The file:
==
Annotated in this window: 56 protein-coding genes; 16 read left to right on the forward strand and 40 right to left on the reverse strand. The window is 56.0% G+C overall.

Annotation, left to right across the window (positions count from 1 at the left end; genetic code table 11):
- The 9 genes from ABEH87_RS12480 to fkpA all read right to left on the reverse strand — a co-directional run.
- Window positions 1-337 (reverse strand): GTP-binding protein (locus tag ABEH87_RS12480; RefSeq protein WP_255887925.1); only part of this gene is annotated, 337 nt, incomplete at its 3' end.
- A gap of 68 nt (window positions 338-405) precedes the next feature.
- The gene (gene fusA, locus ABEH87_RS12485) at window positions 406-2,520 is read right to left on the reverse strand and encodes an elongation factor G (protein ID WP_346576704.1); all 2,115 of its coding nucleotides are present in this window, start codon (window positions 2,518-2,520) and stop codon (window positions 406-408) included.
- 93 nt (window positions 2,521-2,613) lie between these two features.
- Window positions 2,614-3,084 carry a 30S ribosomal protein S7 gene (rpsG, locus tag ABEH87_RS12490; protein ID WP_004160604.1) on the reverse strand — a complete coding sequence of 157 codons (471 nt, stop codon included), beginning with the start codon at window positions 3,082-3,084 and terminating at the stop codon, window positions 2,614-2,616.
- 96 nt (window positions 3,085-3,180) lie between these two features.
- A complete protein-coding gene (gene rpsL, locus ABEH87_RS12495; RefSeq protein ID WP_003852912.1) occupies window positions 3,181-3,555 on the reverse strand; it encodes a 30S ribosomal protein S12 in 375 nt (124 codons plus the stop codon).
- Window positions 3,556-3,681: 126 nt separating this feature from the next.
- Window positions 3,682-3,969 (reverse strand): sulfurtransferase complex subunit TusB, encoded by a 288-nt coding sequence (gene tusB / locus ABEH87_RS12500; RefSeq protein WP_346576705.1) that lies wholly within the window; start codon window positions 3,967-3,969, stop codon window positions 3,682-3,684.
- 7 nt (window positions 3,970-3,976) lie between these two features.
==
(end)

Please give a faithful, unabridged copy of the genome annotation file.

Annotated in this window: 56 protein-coding genes; 16 read left to right on the forward strand and 40 right to left on the reverse strand. The window is 56.0% G+C overall.

Annotation, left to right across the window (positions count from 1 at the left end; genetic code table 11):
- The 9 genes from ABEH87_RS12480 to fkpA all read right to left on the reverse strand — a co-directional run.
- Window positions 1-337 (reverse strand): GTP-binding protein (locus tag ABEH87_RS12480; RefSeq protein WP_255887925.1); only part of this gene is annotated, 337 nt, incomplete at its 3' end.
- A gap of 68 nt (window positions 338-405) precedes the next feature.
- The gene (gene fusA, locus ABEH87_RS12485) at window positions 406-2,520 is read right to left on the reverse strand and encodes an elongation factor G (protein ID WP_346576704.1); all 2,115 of its coding nucleotides are present in this window, start codon (window positions 2,518-2,520) and stop codon (window positions 406-408) included.
- 93 nt (window positions 2,521-2,613) lie between these two features.
- Window positions 2,614-3,084 carry a 30S ribosomal protein S7 gene (rpsG, locus tag ABEH87_RS12490; protein ID WP_004160604.1) on the reverse strand — a complete coding sequence of 157 codons (471 nt, stop codon included), beginning with the start codon at window positions 3,082-3,084 and terminating at the stop codon, window positions 2,614-2,616.
- 96 nt (window positions 3,085-3,180) lie between these two features.
- A complete protein-coding gene (gene rpsL, locus ABEH87_RS12495; RefSeq protein ID WP_003852912.1) occupies window positions 3,181-3,555 on the reverse strand; it encodes a 30S ribosomal protein S12 in 375 nt (124 codons plus the stop codon).
- Window positions 3,556-3,681: 126 nt separating this feature from the next.
- Window positions 3,682-3,969 (reverse strand): sulfurtransferase complex subunit TusB, encoded by a 288-nt coding sequence (gene tusB / locus ABEH87_RS12500; RefSeq protein WP_346576705.1) that lies wholly within the window; start codon window positions 3,967-3,969, stop codon window positions 3,682-3,684.
- 7 nt (window positions 3,970-3,976) lie between these two features.